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The European Union has announced its decision of imposing anti-dumping levies on imports of Chinese solar panels.
Eighteen EU member countries had opposed the move.
A punitive tariff of about 12 per cent would be levied on the import of solar panels, cells and wafers this week, EU trade commissioner Karel De Gucht announced on Tuesday.
That will increase to an average of 47 per cent in August unless a settlement is reached with China in the next 60 days.
According to EU calculations, a fair sale price for Chinese solar panels should be 88 per cent higher than what they are currently being sold for.
Wang Liusheng, an analyst with China Merchants Securities Co Ltd, said that although the current rate set by the commission leaves some room for negotiation, a great deal of damage has already been done to Chinese solar companies whose major market is in Europe.
China may draw up similar anti-dumping plans against polysilicon materials from Europe, which will push up the price and benefit Chinese silicon material companies in the short term.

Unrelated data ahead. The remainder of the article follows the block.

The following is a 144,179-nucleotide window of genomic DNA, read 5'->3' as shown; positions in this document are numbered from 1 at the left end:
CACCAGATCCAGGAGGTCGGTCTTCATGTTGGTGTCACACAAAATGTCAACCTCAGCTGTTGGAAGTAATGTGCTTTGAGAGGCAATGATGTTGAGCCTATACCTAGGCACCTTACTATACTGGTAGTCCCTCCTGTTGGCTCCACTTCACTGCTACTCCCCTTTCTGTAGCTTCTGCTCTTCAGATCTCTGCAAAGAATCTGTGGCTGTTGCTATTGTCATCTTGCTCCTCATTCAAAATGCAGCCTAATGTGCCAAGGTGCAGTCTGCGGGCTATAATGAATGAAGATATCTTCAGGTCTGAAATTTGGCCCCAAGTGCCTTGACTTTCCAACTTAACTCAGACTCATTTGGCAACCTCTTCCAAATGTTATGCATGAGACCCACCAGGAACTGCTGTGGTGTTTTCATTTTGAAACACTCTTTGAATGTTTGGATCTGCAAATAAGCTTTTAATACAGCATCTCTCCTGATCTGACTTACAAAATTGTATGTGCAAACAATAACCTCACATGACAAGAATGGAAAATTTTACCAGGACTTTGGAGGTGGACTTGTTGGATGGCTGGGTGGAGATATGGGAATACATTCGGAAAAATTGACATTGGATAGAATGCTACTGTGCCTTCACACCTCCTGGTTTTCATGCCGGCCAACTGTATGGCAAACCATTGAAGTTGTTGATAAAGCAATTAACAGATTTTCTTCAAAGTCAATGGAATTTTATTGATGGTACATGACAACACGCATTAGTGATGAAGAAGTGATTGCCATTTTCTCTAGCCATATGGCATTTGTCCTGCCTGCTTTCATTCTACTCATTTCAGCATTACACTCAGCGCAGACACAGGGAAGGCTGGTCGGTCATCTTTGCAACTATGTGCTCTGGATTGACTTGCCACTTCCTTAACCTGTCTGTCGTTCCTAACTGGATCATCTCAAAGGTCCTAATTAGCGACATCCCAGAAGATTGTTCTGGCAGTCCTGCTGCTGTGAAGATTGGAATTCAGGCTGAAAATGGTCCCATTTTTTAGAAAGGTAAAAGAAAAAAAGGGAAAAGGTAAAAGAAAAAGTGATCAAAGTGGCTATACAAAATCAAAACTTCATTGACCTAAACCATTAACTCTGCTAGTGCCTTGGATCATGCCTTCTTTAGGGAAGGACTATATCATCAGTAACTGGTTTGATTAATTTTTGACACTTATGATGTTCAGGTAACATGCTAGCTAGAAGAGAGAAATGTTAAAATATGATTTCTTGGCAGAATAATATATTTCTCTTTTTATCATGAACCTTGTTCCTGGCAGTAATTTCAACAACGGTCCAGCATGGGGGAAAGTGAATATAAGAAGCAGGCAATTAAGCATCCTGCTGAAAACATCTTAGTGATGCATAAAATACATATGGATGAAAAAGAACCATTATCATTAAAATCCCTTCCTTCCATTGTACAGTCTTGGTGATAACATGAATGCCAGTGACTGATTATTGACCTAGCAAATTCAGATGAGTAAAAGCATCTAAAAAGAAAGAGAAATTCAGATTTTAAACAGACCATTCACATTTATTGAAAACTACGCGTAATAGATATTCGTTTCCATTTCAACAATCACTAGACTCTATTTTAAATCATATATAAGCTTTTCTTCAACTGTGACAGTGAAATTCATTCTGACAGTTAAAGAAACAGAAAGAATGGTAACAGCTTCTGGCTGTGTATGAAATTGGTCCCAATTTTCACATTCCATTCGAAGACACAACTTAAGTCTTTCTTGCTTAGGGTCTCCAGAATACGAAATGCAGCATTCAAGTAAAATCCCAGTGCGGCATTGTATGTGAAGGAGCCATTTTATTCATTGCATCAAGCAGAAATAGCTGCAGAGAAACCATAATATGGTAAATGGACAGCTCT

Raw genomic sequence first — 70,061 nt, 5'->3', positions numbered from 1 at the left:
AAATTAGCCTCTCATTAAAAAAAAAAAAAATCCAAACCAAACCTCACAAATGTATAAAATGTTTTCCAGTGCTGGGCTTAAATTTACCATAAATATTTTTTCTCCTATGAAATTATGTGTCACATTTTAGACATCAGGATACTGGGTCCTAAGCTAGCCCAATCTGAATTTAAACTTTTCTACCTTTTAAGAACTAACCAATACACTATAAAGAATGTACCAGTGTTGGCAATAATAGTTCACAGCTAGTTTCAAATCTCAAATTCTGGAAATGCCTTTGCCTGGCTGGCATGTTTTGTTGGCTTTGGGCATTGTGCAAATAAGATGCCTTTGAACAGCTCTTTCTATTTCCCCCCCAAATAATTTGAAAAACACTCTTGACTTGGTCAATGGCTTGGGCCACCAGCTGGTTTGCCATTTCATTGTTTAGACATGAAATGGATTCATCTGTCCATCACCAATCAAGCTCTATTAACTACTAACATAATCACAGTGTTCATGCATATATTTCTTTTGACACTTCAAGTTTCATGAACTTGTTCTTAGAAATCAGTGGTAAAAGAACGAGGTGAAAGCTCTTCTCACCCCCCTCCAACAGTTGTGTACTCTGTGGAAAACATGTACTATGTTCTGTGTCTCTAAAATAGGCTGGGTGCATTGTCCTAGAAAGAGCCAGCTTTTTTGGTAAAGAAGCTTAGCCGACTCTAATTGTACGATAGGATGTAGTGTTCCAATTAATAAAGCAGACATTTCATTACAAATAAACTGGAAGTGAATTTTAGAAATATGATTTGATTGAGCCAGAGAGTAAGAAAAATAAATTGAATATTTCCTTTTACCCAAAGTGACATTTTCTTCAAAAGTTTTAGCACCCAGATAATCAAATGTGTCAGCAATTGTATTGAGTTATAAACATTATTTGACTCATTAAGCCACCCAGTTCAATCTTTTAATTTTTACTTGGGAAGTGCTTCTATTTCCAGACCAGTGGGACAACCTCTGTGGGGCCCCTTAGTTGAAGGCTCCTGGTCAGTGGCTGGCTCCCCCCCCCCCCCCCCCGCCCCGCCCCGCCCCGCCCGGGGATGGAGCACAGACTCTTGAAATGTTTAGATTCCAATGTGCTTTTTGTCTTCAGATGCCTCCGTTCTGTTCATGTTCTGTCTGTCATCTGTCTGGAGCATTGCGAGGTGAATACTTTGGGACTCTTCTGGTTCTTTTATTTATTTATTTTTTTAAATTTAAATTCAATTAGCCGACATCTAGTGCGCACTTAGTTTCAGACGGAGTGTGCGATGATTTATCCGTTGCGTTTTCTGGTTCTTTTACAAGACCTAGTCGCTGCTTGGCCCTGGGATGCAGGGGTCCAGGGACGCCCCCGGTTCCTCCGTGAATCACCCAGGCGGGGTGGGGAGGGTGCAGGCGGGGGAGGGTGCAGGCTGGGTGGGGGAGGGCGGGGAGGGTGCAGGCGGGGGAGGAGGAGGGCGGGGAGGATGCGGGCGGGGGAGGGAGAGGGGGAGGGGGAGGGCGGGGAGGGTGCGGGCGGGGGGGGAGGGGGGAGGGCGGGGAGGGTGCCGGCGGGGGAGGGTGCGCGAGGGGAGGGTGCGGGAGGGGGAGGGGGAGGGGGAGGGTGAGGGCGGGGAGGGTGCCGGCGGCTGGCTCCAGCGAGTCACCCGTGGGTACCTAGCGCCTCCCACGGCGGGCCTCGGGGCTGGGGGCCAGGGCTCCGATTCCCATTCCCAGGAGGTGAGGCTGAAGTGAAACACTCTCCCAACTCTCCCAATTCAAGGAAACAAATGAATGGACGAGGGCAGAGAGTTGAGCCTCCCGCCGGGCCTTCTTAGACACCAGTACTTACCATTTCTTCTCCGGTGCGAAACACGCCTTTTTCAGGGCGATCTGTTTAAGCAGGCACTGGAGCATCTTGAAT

But he added that if a trade war broke out, both sides would lose out.
Several major Chinese solar companies saw their shares plunge on Wednesday. Shanghai-listed Hareon Solar Technology Co Ltd, a leading manufacturer of solar modules, slumped by 3.21 per cent to 6.93 yuan ($1.13).
In an opinion poll carried out prior to the preliminary ruling, a total of 18 EU members, including Belgium, Germany and the United Kingdom, opposed the commission’s plan to impose hefty tariffs on solar products imported from China.
With inputs from Xinhua